“There are these people in history who have done very consequential things for humanity — culturally, economically, politically, and technologically,” Tavangar says. “There’s a lineage there, and we wanted to pay homage to that.”

The only discernible differences to Frame’s historic inspirations are a slightly thicker frame and rounded temple tips. But these alterations to the classic style have hidden all the hardware necessary to bring AI to the eyes. Those rounded-off temple tips are actually dual 105mAh batteries. Frame’s bridge houses a microphone and 720p low-power camera. The frames themselves allow for the inclusion of AR optics and 640×400 micro OLED displays.

Tech heads may feel underwhelmed by some of those numbers, especially when comparing them to what state-of-the-art mixed-reality kits bring to the table. For instance, the Apple Vision Pro’s 3D display system pumps 23 million pixels into the user’s cornea and is chockablock with cameras and scanners. And the Ray-Ban Stories sport an ultra-wide 12 MP camera set up to livestream on Facebook and Instagram.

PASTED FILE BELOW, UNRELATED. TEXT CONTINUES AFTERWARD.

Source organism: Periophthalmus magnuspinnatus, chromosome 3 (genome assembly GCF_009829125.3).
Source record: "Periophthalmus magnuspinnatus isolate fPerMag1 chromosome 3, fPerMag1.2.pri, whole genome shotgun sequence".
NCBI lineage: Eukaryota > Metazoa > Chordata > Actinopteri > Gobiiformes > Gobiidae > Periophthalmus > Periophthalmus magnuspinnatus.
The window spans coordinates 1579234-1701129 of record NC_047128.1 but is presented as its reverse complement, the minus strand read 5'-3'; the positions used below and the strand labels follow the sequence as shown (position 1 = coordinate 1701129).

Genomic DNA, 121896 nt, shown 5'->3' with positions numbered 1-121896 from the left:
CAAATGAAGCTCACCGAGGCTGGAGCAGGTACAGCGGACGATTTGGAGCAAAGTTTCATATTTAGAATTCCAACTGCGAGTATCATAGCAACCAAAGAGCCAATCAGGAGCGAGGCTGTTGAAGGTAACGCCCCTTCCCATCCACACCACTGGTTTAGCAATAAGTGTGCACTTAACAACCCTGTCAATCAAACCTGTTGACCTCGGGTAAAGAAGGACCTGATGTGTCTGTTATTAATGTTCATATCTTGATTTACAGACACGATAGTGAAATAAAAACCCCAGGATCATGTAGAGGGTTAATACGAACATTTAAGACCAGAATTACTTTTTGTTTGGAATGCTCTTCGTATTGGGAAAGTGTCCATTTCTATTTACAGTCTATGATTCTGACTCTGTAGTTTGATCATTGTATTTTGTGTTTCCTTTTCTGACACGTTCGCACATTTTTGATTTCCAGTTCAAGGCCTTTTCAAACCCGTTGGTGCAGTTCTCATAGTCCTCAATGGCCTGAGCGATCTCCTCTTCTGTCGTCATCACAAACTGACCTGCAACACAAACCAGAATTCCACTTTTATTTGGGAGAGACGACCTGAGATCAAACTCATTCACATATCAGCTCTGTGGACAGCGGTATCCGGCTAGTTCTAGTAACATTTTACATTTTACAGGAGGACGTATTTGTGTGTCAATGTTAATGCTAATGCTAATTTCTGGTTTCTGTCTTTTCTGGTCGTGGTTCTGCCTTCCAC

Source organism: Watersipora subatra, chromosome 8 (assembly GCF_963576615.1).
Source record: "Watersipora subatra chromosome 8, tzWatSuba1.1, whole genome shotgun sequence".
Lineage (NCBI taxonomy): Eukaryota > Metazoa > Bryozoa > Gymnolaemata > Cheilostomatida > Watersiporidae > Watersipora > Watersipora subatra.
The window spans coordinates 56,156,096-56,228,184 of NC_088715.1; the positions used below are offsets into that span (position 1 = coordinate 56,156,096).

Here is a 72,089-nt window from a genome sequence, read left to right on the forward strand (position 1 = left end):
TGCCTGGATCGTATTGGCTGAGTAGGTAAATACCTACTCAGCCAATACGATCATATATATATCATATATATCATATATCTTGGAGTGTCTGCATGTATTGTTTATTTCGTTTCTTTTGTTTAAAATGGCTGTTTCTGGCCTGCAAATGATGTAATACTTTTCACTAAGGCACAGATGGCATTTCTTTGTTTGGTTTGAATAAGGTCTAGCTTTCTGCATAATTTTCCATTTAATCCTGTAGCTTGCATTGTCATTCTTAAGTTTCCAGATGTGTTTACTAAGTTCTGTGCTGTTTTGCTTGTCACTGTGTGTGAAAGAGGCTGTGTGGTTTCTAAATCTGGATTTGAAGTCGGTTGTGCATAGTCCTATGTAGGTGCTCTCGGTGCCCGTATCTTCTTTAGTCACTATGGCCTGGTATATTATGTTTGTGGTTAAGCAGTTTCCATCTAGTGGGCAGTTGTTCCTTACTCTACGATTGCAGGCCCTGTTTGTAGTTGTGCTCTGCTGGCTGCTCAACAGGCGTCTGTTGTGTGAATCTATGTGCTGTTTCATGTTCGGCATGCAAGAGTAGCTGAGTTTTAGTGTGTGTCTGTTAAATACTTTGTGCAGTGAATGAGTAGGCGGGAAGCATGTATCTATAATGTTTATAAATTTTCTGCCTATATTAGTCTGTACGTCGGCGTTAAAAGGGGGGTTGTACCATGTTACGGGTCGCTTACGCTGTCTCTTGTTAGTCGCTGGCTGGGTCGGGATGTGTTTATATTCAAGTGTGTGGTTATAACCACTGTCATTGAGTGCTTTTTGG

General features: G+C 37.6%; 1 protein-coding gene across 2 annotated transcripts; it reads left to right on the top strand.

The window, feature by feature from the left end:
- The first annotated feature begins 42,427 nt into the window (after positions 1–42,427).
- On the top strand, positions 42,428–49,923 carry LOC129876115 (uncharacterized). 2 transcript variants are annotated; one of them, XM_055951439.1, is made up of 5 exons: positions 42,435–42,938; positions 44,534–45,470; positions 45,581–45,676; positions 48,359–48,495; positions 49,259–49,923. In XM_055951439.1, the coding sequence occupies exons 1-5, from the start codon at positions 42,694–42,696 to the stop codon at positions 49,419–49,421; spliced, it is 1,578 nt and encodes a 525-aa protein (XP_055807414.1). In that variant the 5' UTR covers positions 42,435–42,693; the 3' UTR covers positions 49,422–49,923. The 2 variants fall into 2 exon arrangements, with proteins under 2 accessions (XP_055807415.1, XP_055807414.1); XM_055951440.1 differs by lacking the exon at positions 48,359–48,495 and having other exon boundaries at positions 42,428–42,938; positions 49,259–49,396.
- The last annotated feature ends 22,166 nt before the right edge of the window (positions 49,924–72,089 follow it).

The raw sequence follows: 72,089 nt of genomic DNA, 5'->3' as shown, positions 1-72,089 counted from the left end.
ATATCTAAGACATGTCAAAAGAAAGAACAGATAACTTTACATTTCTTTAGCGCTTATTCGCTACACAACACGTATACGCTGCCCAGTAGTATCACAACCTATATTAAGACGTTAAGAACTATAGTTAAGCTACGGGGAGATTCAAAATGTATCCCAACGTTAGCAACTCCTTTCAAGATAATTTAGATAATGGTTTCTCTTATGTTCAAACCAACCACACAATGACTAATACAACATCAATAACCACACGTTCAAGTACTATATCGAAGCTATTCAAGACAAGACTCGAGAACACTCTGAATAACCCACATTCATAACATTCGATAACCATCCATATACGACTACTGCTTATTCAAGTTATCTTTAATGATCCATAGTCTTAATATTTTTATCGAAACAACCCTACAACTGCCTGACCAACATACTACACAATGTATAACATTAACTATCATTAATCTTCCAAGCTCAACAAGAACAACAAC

We believe that intelligent AI agents should be aligned with how we perceive our own lives.

Bobak Tavangar

However, big doesn’t always typify better. At 600 grams, the Apple Vision Pro is designed for short bursts of intense activity, not neck-straining all-day use. Similarly, Ray-Ban Stories’ design is all about keeping the user dialed into social media platforms. Different specs, different design philosophies.

Conversely, Frame was designed to be integrated into your life as easily and seamlessly as your watch or phone. It weighs only 39 grams — within the range of a standard pair of glasses — and battery benchmark tests show the device can run a day and a half before needing a recharge. 

Its camera also doesn’t record and store data. As Tavangar puts it, “We don’t want to see your life.” Instead, the camera is optimized so that the AI can recognize the visual information it needs to accurately assist its user with their inquiries and information needs.

AI: Your daily superpower